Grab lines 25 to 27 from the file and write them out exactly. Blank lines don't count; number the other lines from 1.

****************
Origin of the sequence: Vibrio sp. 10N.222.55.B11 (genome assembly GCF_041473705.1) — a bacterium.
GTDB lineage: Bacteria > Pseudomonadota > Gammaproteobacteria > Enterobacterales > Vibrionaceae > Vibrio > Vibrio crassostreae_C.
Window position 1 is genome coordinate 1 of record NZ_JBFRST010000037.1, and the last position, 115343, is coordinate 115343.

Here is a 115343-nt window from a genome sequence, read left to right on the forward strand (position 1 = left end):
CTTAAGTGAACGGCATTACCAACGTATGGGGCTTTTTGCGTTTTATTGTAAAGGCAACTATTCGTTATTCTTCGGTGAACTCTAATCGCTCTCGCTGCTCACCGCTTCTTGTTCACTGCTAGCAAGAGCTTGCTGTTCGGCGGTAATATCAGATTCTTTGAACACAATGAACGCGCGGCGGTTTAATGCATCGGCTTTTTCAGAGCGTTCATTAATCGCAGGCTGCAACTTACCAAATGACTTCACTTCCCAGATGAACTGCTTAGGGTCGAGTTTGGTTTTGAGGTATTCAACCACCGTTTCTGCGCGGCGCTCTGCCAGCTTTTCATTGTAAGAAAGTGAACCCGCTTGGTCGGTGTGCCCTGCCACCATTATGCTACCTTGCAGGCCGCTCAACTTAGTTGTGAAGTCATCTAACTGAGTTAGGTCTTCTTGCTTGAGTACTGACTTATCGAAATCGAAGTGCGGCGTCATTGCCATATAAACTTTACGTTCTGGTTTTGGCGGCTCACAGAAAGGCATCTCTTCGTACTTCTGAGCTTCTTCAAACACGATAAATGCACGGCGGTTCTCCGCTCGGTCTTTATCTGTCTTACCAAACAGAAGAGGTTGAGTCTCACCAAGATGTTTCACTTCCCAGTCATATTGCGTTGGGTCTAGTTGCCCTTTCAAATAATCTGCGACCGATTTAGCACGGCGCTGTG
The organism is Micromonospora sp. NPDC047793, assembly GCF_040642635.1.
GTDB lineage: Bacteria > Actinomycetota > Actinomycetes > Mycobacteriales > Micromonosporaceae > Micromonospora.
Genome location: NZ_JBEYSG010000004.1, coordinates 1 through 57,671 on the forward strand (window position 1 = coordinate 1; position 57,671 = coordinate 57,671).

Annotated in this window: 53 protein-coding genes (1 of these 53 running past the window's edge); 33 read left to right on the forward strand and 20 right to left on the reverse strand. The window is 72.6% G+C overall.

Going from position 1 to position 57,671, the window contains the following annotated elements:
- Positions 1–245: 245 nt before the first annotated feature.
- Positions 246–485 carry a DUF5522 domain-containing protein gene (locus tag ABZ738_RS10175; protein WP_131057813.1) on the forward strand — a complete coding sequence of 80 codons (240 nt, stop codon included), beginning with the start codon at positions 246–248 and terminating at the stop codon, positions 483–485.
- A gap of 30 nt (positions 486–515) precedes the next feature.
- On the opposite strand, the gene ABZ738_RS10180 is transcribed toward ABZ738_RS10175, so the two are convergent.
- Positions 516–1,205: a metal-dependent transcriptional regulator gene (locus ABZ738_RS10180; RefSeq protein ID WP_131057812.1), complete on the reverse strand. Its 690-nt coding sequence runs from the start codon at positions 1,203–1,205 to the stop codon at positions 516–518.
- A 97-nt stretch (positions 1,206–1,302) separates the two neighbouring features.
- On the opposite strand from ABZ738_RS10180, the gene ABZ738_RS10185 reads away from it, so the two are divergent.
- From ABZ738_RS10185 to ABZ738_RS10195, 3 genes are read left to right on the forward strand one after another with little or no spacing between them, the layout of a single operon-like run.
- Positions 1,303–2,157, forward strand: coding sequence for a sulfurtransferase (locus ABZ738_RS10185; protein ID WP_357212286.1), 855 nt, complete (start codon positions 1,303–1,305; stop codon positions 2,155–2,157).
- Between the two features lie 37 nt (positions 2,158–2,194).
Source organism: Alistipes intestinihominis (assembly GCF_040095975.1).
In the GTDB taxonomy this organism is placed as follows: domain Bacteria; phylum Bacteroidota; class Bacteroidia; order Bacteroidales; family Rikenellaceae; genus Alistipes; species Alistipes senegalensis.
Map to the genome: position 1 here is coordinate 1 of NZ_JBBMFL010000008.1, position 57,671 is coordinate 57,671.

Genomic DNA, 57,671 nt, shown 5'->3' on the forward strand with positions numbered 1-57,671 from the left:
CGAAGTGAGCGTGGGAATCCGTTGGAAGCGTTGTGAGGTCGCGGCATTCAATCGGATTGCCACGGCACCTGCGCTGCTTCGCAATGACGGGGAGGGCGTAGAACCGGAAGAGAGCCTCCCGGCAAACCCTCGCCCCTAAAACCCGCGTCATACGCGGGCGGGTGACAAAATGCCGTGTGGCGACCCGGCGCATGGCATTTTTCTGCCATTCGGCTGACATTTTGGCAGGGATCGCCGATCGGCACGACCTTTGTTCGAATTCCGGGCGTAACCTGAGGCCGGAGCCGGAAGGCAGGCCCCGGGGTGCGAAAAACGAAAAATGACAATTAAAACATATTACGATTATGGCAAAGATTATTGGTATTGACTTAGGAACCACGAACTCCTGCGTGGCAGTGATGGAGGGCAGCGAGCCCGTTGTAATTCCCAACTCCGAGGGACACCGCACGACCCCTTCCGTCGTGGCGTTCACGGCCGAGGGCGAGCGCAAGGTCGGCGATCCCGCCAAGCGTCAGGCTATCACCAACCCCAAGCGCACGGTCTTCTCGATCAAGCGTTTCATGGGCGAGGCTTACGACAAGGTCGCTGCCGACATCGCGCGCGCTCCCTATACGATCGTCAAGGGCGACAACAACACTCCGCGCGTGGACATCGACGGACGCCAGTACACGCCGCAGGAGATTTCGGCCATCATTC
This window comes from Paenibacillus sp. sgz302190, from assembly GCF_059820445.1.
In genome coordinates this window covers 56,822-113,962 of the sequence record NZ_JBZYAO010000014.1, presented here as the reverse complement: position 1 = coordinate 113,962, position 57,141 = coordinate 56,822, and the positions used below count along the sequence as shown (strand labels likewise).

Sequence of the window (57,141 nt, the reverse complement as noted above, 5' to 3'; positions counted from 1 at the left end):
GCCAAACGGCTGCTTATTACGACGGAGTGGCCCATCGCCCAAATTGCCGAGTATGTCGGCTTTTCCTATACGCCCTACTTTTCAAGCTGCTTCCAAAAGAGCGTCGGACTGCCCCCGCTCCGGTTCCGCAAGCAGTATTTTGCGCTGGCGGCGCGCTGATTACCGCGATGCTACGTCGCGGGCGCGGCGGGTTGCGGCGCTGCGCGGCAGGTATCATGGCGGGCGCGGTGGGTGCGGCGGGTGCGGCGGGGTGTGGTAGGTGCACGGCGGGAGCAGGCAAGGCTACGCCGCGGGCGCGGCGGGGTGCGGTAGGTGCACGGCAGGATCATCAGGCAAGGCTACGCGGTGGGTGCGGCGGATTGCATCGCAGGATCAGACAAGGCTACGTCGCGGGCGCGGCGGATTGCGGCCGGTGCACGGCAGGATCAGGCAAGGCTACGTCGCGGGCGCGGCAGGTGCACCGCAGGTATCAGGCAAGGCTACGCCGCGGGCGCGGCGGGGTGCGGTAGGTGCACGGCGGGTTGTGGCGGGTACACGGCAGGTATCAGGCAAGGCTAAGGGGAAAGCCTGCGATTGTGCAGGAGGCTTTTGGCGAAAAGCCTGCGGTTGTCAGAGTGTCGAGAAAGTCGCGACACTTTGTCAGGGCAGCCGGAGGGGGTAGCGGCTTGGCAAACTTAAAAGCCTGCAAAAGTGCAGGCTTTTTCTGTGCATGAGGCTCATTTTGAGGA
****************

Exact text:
CGAAGTGAGCGTGGGAATCCGTTGGAAGCGTTGTGAGGTCGCGGCATTCAATCGGATTGCCACGGCACCTGCGCTGCTTCGCAATGACGGGGAGGGCGTAGAACCGGAAGAGAGCCTCCCGGCAAACCCTCGCCCCTAAAACCCGCGTCATACGCGGGCGGGTGACAAAATGCCGTGTGGCGACCCGGCGCATGGCATTTTTCTGCCATTCGGCTGACATTTTGGCAGGGATCGCCGATCGGCACGACCTTTGTTCGAATTCCGGGCGTAACCTGAGGCCGGAGCCGGAAGGCAGGCCCCGGGGTGCGAAAAACGAAAAATGACAATTAAAACATATTACGATTATGGCAAAGATTATTGGTATTGACTTAGGAACCACGAACTCCTGCGTGGCAGTGATGGAGGGCAGCGAGCCCGTTGTAATTCCCAACTCCGAGGGACACCGCACGACCCCTTCCGTCGTGGCGTTCACGGCCGAGGGCGAGCGCAAGGTCGGCGATCCCGCCAAGCGTCAGGCTATCACCAACCCCAAGCGCACGGTCTTCTCGATCAAGCGTTTCATGGGCGAGGCTTACGACAAGGTCGCTGCCGACATCGCGCGCGCTCCCTATACGATCGTCAAGGGCGACAACAACACTCCGCGCGTGGACATCGACGGACGCCAGTACACGCCGCAGGAGATTTCGGCCATCATTC
This window comes from Paenibacillus sp. sgz302190, from assembly GCF_059820445.1.
In genome coordinates this window covers 56,822-113,962 of the sequence record NZ_JBZYAO010000014.1, presented here as the reverse complement: position 1 = coordinate 113,962, position 57,141 = coordinate 56,822, and the positions used below count along the sequence as shown (strand labels likewise).